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Research | The Friday Institute provides practical solutions for educators and leaders to foster learner agency

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The Friday Institute for Educational Innovation recently launched an extensive update of its learner agency modules for its free, online learning platform, which has reached more than 80,000 educators and leaders in North Carolina and around the world.

The updated learner agency modules are better aligned to the realities of teaching and learning in today’s world and quickly get educators and leaders ready to make changes in their classrooms based on their student feedback and educational context.

What is learner agency?

At its core, learner agency embodies the belief that students should not merely be recipients of knowledge but active participants in their own learning journey. Learner agency shifts the focus from traditional, teacher-centered approaches to a student-centered classroom culture that provides students the skills and opportunity to take ownership of their learning and accountability for learning outcomes. It champions the idea that students possess the autonomy, voice, and capacity to shape their educational experiences in meaningful ways.

Learner agency is unique to each and every student and context. Enacting agency and the confidence to do so is closely tied to our identities, culture, and personal experiences. It is particularly crucial to be aware and supportive of students from historically marginalized communities who have often been underserved by traditional educational models or who feel disempowered. They may fear their agency being denied or punished.

Fostering learner agency in each and every student ensures that all students have access to meaningful learning experiences that honor their identities, voice, and aspirations and promotes equity and inclusion.

Learner readiness

Another element to consider when supporting the development of learner agency in students are the executive functions of the brain that enable individuals to plan, organize, execute tasks, regulate emotions, and monitor and evaluate their own behavior. Executive functions play a crucial role in learners’ ability to engage in agency. A portion of executive functioning skills related to self-management, ethical choices, and relationships are also referred to as social and emotional learning competencies.  

These functions include skills such as:

  • Organization,
  • Task initiation, 
  • Memory,
  • Problem solving,
  • Self-regulation, and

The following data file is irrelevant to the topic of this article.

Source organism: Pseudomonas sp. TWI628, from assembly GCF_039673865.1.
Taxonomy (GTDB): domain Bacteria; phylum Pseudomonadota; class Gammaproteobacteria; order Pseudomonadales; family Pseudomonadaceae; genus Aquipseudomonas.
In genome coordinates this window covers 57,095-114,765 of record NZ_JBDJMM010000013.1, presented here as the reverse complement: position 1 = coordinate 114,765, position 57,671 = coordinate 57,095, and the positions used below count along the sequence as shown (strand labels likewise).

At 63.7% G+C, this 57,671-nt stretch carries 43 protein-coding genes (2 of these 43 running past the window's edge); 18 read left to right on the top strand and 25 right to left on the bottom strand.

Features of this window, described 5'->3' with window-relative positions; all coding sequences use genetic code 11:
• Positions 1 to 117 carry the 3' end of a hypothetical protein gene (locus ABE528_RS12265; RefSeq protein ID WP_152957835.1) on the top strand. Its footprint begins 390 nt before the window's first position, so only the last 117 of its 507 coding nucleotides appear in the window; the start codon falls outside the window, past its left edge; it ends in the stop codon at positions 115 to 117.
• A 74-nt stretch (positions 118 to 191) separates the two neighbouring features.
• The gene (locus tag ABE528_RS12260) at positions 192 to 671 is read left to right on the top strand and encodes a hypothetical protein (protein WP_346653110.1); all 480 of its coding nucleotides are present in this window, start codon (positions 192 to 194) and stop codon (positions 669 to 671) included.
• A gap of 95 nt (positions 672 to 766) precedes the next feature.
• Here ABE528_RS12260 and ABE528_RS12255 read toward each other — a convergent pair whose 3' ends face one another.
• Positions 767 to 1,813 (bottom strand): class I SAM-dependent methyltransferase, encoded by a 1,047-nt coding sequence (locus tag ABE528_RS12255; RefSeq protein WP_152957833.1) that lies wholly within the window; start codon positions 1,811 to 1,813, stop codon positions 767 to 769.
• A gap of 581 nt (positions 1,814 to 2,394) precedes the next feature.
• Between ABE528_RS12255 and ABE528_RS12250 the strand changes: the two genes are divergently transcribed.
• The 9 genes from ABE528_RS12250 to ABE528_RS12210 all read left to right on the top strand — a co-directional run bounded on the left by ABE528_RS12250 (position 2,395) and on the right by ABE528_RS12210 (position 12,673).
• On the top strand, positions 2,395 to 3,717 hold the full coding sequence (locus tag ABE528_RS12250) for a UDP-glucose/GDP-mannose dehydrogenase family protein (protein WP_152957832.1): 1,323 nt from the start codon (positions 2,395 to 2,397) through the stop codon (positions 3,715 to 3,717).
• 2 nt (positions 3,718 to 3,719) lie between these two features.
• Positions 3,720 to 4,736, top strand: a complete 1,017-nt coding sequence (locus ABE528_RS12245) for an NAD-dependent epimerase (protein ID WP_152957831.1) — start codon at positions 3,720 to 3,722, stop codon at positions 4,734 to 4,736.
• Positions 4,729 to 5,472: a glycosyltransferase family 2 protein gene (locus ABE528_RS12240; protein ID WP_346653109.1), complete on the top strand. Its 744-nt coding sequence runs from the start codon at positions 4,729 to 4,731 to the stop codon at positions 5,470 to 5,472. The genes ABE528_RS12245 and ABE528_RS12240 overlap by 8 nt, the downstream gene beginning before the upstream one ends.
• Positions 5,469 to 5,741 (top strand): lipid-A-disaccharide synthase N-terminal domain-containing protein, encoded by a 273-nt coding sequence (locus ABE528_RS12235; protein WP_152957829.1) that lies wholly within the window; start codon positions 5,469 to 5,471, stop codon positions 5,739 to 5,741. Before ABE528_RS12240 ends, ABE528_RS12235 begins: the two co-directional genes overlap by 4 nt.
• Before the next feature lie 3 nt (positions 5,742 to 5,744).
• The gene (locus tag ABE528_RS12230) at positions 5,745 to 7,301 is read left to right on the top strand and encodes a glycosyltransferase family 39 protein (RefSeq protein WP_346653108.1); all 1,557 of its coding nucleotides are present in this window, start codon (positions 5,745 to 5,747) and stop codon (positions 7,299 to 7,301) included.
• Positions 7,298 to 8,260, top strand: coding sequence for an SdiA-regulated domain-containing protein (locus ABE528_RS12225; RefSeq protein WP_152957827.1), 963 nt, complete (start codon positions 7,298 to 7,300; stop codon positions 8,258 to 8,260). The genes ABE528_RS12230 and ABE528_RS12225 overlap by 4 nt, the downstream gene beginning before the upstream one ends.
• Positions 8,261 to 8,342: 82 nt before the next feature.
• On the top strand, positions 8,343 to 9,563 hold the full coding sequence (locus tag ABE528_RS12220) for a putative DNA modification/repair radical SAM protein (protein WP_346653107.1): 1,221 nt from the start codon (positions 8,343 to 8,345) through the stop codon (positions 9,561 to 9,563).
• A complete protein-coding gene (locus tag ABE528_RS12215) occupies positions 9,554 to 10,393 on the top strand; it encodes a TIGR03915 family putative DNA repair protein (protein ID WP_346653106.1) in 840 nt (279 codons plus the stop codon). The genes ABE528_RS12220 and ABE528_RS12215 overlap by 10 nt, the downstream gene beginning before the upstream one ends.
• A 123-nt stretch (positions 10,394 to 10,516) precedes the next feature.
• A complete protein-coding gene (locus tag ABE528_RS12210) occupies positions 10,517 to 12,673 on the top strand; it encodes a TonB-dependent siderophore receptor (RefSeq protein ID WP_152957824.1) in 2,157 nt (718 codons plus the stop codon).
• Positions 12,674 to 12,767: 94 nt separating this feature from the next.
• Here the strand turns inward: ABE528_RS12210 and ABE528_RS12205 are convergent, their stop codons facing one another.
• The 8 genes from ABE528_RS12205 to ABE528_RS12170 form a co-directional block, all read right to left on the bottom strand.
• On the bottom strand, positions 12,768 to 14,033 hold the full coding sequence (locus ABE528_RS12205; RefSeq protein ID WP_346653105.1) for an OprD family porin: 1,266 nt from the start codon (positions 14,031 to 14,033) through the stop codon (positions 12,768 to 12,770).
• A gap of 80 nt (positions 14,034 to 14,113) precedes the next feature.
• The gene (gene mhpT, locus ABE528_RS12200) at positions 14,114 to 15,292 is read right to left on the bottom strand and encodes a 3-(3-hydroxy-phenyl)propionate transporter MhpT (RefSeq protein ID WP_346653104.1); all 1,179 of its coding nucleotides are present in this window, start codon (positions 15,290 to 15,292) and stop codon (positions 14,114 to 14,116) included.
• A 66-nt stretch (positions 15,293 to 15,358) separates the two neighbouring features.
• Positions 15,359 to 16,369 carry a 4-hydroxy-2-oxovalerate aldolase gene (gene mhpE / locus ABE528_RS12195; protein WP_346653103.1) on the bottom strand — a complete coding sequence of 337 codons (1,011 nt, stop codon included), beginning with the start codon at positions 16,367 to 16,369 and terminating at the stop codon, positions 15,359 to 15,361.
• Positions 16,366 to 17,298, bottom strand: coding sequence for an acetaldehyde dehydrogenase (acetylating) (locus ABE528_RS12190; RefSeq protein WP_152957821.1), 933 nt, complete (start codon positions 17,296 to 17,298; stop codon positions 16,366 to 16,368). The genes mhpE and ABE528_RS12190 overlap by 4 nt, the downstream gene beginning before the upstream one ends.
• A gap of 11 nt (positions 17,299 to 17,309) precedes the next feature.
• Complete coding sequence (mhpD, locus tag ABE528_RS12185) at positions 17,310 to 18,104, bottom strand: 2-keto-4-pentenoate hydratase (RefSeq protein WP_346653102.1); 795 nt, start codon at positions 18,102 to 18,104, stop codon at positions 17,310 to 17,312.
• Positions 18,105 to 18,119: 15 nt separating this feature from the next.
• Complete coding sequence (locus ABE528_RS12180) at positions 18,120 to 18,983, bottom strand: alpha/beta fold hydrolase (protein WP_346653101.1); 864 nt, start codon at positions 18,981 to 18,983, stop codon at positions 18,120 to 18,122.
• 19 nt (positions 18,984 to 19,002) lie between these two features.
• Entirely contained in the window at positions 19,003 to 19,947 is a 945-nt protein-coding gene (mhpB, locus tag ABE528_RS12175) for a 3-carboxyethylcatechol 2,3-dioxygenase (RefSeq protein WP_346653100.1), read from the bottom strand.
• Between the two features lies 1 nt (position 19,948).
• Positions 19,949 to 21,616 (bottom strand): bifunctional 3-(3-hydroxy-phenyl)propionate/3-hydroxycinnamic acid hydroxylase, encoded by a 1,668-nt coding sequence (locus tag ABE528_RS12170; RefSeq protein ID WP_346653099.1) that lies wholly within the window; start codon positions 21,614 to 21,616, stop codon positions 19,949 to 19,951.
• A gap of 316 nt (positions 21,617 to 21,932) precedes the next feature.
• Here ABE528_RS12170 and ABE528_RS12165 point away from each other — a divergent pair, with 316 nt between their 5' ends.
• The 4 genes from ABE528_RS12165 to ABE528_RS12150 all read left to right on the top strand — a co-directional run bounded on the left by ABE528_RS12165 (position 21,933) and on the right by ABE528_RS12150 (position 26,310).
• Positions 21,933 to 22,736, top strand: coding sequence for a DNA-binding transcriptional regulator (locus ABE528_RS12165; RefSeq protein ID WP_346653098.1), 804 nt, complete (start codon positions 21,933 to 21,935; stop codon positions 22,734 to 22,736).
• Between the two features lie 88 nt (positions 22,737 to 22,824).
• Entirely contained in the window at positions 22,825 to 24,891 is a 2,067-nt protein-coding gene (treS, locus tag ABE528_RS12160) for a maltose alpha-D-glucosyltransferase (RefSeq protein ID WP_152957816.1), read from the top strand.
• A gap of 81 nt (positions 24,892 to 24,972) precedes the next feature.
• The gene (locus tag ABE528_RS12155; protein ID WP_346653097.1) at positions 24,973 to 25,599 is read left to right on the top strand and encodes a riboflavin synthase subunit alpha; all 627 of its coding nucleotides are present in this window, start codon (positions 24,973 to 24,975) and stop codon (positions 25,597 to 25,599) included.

• Goal-directed behavior. 

Learner agency and executive functions are closely intertwined, with executive functions serving as foundational skills that support and enhance students’ capacity for agency in the learning process. By developing and honing executive functions, students can more effectively exercise learner agency, take ownership of their learning, and achieve greater success in academic endeavors. Conversely, promoting learner agency can also contribute to the development and refinement of executive functions, fostering a mutually reinforcing relationship between these two essential aspects of student growth and development.

Agency is as complex and unique as the individual. To support a learner’s exploration in agency, we have to consider supporting specific executive functions to enable their success. 

Modules are available for teachers and leaders

Two are teacher modules:

Foundations of Learner Agency is centered on defining agency, understanding that it will look different for every student and context, and considering how our identities can shape our thinking about learner agency.

Learner Agency in Practice is intended to be a part two to Foundations, guiding participants through collecting their students’ feedback, unpacking it, and making intentional changes in their classroom. Participants who took the modules previously are encouraged to retake Learner Agency in Practice, which has the greatest level of change.

There is one leadership module:

Leading with Purpose: Learner Agency for Marginalized Students is a streamlined module intended for school and district leadership to gain insight and perspective on how they can foster learner agency in students from their school, with a particular awareness and support for students from marginalized groups who may have experienced punishment previously for enacting their agency.

These modules are self-paced and center around understanding learner agency and putting it into practice in the classroom. They support educators in creating a learning environment that fosters and empowers every student. There are multiple real classroom examples, practical strategies to try, and guided reflections to help educators and leaders gain insight from students and reflect deeply on their role in fostering learner agency, with a special focus on empowering students from historically marginalized groups.

Through the individual companion workbooks available in Foundations of Learner Agency and Learner Agency in Practice, participants are encouraged to take a more introspective look at their teaching practice, their interactions with students, and how they can provide opportunities for students to enact their agency. Geared toward K-12 teachers and leaders, these three modules are designed to take 10 hours each.

If you would like a deeper understanding of executive functions and strategies to support these cognitive processes that impact learning and student success, consider taking the Learning Differences course and the Social and Emotional Learning for Educators modules.

Editor’s Note: The Oak Foundation supports the work of EdNC and the Friday Institute.

Brittany Miller

Brittany Miller is a research scholar at the Friday Institute for Educational Innovation.